Note: This is an archived Handbook entry from 2015.
|Dates & Locations:|| |
This subject is not offered in 2015.
|Time Commitment:||Contact Hours: 36 hours. |
Total Time Commitment:
Study Period Commencement:
November, Semester 2
|Recommended Background Knowledge:||None|
|Non Allowed Subjects:|| |
|Core Participation Requirements:||
The Melbourne Law School welcomes applications from students with disabilities. It is University and Law School policy to take all reasonable steps to enable the participation of students with disabilities, and reasonable adjustments will be made to enhance a student's participation in the School's programs.
The inherent academic requirements for the study in the Melbourne Law School are:
Students must possess behavioural and social attributes that enable them to participate in a complex learning environment. Students are required to take responsibility for their own participation and learning. They also contribute to the learning of other students in collaborative learning environments, demonstrating interpersonal skills and an understanding of the needs of other students. Assessment may include the outcomes of tasks completed in collaboration with other students.
Students who feel their disability will prevent them from participating in tasks involving these inherent academic requirements are encouraged to contact the Disability Liaison Unit: www.services.unimelb.edu.au/disability/.
Melbourne Law School Student Centre
Tel: +61 3 8344 4475
Comparative Law is both a substantive area of intellectual engagement as well as a methodology with professional, academic and policy-making import. As an academic subject, Comparative Law has appeared, in various iterations, on academic curricula around the world, in Europe, the United Kingdom, Canada and the United States, for over a hundred years. However, with increasing globalisation and economic and legal interdependency, Comparative Law provides a key to understanding normative forces at work in Australian law as well as legal systems elsewhere.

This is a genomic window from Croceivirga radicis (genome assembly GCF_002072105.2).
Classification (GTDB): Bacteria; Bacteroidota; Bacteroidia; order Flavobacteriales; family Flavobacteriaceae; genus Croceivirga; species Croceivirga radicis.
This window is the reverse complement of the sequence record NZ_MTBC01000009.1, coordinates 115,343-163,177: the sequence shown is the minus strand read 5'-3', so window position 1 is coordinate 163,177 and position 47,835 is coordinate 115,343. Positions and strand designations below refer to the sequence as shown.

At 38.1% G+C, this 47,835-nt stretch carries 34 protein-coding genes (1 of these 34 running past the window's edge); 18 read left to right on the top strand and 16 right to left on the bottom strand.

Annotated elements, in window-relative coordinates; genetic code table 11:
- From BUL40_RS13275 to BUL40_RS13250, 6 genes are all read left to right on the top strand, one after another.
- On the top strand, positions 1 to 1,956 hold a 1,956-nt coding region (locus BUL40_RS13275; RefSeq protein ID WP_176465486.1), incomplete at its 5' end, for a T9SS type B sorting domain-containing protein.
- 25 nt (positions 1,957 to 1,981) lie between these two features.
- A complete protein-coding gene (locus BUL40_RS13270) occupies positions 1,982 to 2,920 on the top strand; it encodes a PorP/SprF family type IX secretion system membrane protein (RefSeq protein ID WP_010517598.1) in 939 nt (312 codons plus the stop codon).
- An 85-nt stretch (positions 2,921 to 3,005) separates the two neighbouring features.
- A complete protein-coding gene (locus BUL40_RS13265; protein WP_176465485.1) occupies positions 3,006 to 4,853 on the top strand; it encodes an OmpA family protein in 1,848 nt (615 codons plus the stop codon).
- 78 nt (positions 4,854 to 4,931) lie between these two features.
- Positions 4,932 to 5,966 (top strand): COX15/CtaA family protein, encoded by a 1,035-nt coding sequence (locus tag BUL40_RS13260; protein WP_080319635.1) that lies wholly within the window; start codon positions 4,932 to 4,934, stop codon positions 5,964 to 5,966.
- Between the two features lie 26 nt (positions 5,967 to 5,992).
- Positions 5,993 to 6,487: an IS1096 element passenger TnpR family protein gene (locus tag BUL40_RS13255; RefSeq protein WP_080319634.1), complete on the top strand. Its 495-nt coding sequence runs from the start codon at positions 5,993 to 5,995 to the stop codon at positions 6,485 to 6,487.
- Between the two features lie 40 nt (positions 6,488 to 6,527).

This subject adopts the latter approach and will have four main components.
Thirdly, there will be a more detailed analysis and comparison of the origins and sources of the two major Western legal traditions, the Anglo-American common law and the Roman law tradition, as found in continental Europe but also Latin America, Africa, Asia and even North America. Issues and questions considered may include:
Finally, through problem solving exercises using real cases and real legislation, and in particular, the modern Civil Code of Quebec, students may investigate some substantive areas of the law (for example, property, obligations) from a comparative perspective. Issues and questions considered may include:
Comparativist legal scholars are of the opinion that one can never fully understand one's own legal system; there are too many powerful, hidden assumptions, rarely acknowledged and only implicitly understood, operating below the surface. By investigating other legal systems, in addition to the substantive understanding gained of those systems, Comparative Law exposes these hidden assumptions, resulting in a more profound appreciation of one's own system. At its most fundamental level, Comparative Law will inform and deepen students' understanding of all their substantive law school courses.
|Breadth Options:|| |
This subject is not available as a breadth subject.
|Fees Information:||Subject EFTSL, Level, Discipline & Census Date|
On completion of the subject students should also have acquired and demonstrated:
This subject has a quota of 60 students. Details on quota subject selection are available on the JD website.
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